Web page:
#how to get a loan
Is an FHA loan right for you?
By: Amy Fontinelle, November 12th 2015
You should consider buying a home with an FHA loan.
The Federal Housing Administration, a division of the Department of Housing and Urban Development, was created 80 years ago to help low- and moderate-income families borrow the money they need to buy a home.
There are serious limits on how much you can borrow with an FHA loan for a single-family home — up to $271,050 for single-family homes in most parts of the country or as much as $625,500 in high-cost cities such as New York and San Francisco.
Advantage 1. You’ll need a smaller down payment.
Most FHA mortgages require a 3.5% down payment — that’s $3,500 for every $100,000 you borrow — and the average down payment on an FHA home loan is about 5%, according to Ellie Mae.
Many conventional mortgages require the down payment to come from a borrower’s savings or other assets, such as proceeds from the sale of another home.
Advantage 2. You can qualify with below-average credit.
The average FICO score for buyers who finance FHA loans is right at 689, according to Ellie Mae.
That’s considerably lower than the average score of 755 for conventional, non-FHA financing.
Successful applicants usually have a two-year history of steady employment and paying their bills on time.
The same big financial problems that derailed FHA applications in the past continue to do so. If you:
- Declared Chapter 7 bankruptcy, you usually must wait two years from the date of discharge before qualifying.
- Lost a home through foreclosure, you must wait three years. However, if you can prove that the foreclosure was caused by involuntary job loss or income reduction, and your payment history has been good since then, the waiting period can be as little as one year.
- Are delinquent on a federal debt, such as a student loan or income taxes, you can’t get an FHA loan.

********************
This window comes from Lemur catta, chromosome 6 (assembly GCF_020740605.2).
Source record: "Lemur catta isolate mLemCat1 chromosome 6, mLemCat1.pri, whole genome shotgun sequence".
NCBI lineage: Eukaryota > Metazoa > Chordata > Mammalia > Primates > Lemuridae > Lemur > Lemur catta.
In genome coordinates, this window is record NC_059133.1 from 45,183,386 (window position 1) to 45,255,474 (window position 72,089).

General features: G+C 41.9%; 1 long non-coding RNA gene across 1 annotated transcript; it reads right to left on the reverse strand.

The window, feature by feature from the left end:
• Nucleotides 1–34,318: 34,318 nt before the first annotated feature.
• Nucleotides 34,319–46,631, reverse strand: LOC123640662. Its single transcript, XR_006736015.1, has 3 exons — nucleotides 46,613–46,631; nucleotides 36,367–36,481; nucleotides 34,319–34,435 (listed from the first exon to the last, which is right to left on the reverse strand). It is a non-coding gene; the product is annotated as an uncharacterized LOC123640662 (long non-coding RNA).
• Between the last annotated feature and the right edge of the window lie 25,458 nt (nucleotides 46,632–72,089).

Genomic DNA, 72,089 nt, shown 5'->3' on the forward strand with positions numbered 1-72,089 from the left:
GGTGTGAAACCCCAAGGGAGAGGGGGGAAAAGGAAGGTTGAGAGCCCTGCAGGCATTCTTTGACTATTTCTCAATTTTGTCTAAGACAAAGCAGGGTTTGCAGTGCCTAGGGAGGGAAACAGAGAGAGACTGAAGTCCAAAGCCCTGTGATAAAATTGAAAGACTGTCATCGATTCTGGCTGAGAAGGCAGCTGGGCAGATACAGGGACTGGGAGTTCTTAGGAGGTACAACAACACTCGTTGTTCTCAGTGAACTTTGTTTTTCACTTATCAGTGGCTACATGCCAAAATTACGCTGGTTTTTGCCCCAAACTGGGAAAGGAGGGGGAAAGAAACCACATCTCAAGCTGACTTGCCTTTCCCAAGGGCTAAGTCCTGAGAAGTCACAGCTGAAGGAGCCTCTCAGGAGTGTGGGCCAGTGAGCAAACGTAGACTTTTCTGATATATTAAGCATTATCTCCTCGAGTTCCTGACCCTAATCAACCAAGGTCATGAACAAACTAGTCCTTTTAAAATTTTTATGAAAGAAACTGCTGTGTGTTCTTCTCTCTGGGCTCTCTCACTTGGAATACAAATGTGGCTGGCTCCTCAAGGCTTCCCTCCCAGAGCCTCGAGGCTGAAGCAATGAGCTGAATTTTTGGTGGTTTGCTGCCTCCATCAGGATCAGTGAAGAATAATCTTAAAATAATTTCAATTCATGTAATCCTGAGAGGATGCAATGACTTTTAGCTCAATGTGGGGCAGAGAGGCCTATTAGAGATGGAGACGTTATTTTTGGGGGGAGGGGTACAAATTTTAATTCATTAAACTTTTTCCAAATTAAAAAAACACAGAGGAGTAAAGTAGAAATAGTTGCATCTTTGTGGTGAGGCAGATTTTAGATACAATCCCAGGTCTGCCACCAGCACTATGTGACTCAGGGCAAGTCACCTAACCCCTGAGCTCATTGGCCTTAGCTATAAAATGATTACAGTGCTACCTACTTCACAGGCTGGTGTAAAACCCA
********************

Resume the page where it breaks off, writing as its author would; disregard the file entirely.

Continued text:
- Have a credit score lower than 500, you won’t qualify under FHA guidelines. Most lenders have a higher minimum of 600.
Advantage 3. You’re allowed to carry more debt.
According to Ellie Mae, the average borrower with a new FHA loan spends 28% of their gross, pretax income, on housing costs — everything from mortgage payments and taxes to insurance and homeowner association fees.
The average buyer who finances with a conventional loan only spends 23% of their income on housing costs and 34% of their income on all recurring debt payments.
Advantage 4. The interest rate could be lower.
That’s actually less than the average cost of a conventional loan, which is right at 4.3%.
So what’s the big disadvantage to FHA financing?
That means that you pay a $1,750 insurance premium on every $100,000 borrowed.
While that sum can be added to your loan amount so you don’t have to bring more cash to the table, it’s still an extra charge. And if you finance it, you’ll pay interest on it, too.
For a 30-year loan with a down payment of less than 5%, your premiums will be 0.85% (down from 1.35%) of the outstanding balance each year.
That cost is typically divided into 12 monthly payments and added to your mortgage payment. That’s $850 per year, or about $70 per month, per $100,000 of loan balance.
If you put more than 5% down on a 30-year loan, your annual premiums will be 0.80% (down from 1.30%).
It used to be that you only had to carry this insurance for at least five years on all loans longer than 15 years, or until the balance on your mortgage was down to 78% of the original purchase price, whichever took longer.
Since mid-2013, new FHA borrowers who put down less than 10% have been required to pay these premiums for the life of the loan. This rule isn’t changing.
Conventional loans also allow you to count home price appreciation toward obtaining the needed equity. FHA mortgages do not.